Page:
In order to do this, the comparator 4 supplies the Kalman filter 5 with correction data, or more precisely error data, representing the difference between the velocity modulus We resulting from the Doppler velocity measurements and the modulus of the velocity which is calculated by the unit 10 and supplied through the circuit 3.
It will be recalled that a Kalman filter, well-known to the person skilled in the art, is a calculation unit which makes it possible to model various sensors, that is to say in particular, to progressively ascertain their scale error and bias and correct them in the measurements which are supplied. In other words, the position determined by the unit 10 is subject to error in proportions which are initially unknown and cannot therefore be corrected, as a result of the various deficiencies of the sensors 12 to 14. By comparison between the calculation results of the unit 10 and corresponding results delivered by other means (2), the Kalman filter 5 establishes and, over time, refines a model of the errors of each sensor 12 to 14, that is to say it determines the contribution of each type of error in the total calculation error, so as to try to minimize the discrepancies which are found and thus update the unit 10.
The Kalman filter 5 therefore in this case corrects the measurements from the sensors 12 to 14 in order to minimize the series of velocity errors supplied cyclically by the comparator 4. It will be noted that the successive corrections of the model of each sensor 12 to 14 makes it possible, on each occasion, to determine the previous residual errors and correct them, so that there is no build-up of errors in the position calculation by the unit 11. Although the velocity correction relates only to the modulus, and not to the direction, a succession of corrections of the velocity modulus for a direction of movement which changes actually supplies non-colinear corrections, that it to say an update along all three motion reference axes of the unit 10.
In the case when all the Doppler velocities which are measured are zero, the estimated velocity is therefore zero. In a particular case in which, through an unfortunate combination of circumstances, echoes realign all the reception directions, and in which the terminal is actually moving at right angles to this unique reception direction, the above estimation would be wrong. However, the likelihood of such a case decreases as the number N of stations increases. Further, a situation of this type would disappear fairly quickly as the direction of movement of the terminal changes, and a delay, while awaiting confirmation by subsequent measurements, in the correction to be carried out would make it possible to avoid premature correction. Further, a premature correction which has been carried out can still be corrected by a subsequent measurement, and can further be deferred if its amplitude seems to be exceptional.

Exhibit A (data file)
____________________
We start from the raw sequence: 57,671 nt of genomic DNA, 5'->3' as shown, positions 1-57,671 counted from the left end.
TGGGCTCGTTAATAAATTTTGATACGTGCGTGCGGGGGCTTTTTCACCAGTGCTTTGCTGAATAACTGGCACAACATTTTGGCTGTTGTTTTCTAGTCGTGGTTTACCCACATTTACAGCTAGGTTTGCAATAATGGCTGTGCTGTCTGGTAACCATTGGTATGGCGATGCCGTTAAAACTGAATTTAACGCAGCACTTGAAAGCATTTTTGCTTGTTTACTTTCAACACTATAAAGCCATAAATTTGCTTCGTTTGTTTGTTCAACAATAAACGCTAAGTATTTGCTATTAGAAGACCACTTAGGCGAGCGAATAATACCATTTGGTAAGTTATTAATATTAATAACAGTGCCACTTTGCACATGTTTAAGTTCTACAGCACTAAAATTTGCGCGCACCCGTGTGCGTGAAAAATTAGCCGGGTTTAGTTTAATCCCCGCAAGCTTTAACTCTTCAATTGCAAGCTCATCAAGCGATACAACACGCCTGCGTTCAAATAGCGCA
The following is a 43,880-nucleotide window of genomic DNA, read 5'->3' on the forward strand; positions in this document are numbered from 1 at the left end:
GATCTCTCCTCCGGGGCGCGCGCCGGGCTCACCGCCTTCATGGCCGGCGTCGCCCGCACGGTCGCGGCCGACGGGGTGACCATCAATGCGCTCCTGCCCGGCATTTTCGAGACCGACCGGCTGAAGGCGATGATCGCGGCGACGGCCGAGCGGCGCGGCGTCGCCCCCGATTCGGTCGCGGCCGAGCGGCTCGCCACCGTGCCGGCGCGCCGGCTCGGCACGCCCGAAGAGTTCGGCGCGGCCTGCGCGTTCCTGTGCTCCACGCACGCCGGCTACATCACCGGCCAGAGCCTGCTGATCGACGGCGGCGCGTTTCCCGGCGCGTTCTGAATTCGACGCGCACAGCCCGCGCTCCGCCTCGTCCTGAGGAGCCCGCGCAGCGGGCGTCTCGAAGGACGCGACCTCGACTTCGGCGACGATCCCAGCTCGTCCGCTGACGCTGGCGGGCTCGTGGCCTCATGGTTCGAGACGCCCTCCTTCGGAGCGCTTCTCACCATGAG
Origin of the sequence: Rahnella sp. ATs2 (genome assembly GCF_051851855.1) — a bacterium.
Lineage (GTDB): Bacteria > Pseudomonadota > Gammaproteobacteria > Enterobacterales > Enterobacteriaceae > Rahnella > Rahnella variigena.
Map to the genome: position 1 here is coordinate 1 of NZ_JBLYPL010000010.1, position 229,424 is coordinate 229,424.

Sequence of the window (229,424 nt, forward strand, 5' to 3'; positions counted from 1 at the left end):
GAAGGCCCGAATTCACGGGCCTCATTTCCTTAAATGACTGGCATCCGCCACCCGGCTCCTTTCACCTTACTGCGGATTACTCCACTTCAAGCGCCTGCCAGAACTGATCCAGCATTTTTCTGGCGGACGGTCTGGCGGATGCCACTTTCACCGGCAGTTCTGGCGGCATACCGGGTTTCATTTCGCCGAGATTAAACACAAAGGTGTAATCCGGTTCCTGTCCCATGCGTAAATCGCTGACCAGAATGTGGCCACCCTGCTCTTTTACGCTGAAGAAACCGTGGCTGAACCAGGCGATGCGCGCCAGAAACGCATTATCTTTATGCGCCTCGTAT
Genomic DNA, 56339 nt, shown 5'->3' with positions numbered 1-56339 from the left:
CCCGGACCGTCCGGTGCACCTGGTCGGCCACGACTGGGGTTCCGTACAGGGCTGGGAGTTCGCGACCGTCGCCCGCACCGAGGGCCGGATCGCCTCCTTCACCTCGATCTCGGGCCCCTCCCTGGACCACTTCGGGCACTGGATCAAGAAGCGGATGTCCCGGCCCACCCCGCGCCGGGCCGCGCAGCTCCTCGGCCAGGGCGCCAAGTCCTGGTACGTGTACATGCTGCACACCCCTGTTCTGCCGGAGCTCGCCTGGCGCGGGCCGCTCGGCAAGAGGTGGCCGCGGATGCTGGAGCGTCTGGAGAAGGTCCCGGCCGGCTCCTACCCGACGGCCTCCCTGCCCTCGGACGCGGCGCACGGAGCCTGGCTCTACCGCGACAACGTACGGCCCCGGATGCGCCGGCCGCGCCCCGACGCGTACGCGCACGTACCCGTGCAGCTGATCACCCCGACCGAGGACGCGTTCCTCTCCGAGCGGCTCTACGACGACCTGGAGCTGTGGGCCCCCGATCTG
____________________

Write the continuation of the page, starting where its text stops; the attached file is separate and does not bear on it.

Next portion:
When the terminal is being charged on the fixed charger 7, the detection contact (6) initiates the Doppler adjustment for all the reception channels, that is to say the frequencies then received are assumed to be free of Doppler shift and are stored for reference by the circuit 19. The circuit 2 therefore supplies a zero estimated value. Provision may be made for the control signal output by the contact 6 to be applied to the Kalman filter 5 as well, in order to indicate to it that the zero value is one which is correct and not simply estimated. In the series of errors which are received, the Kalman filter 5 can then safely favor, that is to say pay more attention to, the errors corresponding to a zero velocity when it determines the corrections to be made to the models, at the cost of only partially correcting errors which are not actually certain to be errors since they will have been established by estimation (2).
One example, amongst others, of a zero-velocity sensor which may be envisaged is a moving metal mass which modifies a field or electric current when it moves.
In other examples, the composition of the velocity moduli which was indicated above may also be performed other than quadratically. It is basically an estimation which can be refined when additional information becomes available. In particular, within a cell, knowledge of the reliefs which form an obstacle and the arrangement of the other stations makes it possible to create a statistical model of the reception directions at the terminal and thus to perform a composition of the moduli which is closer to reality.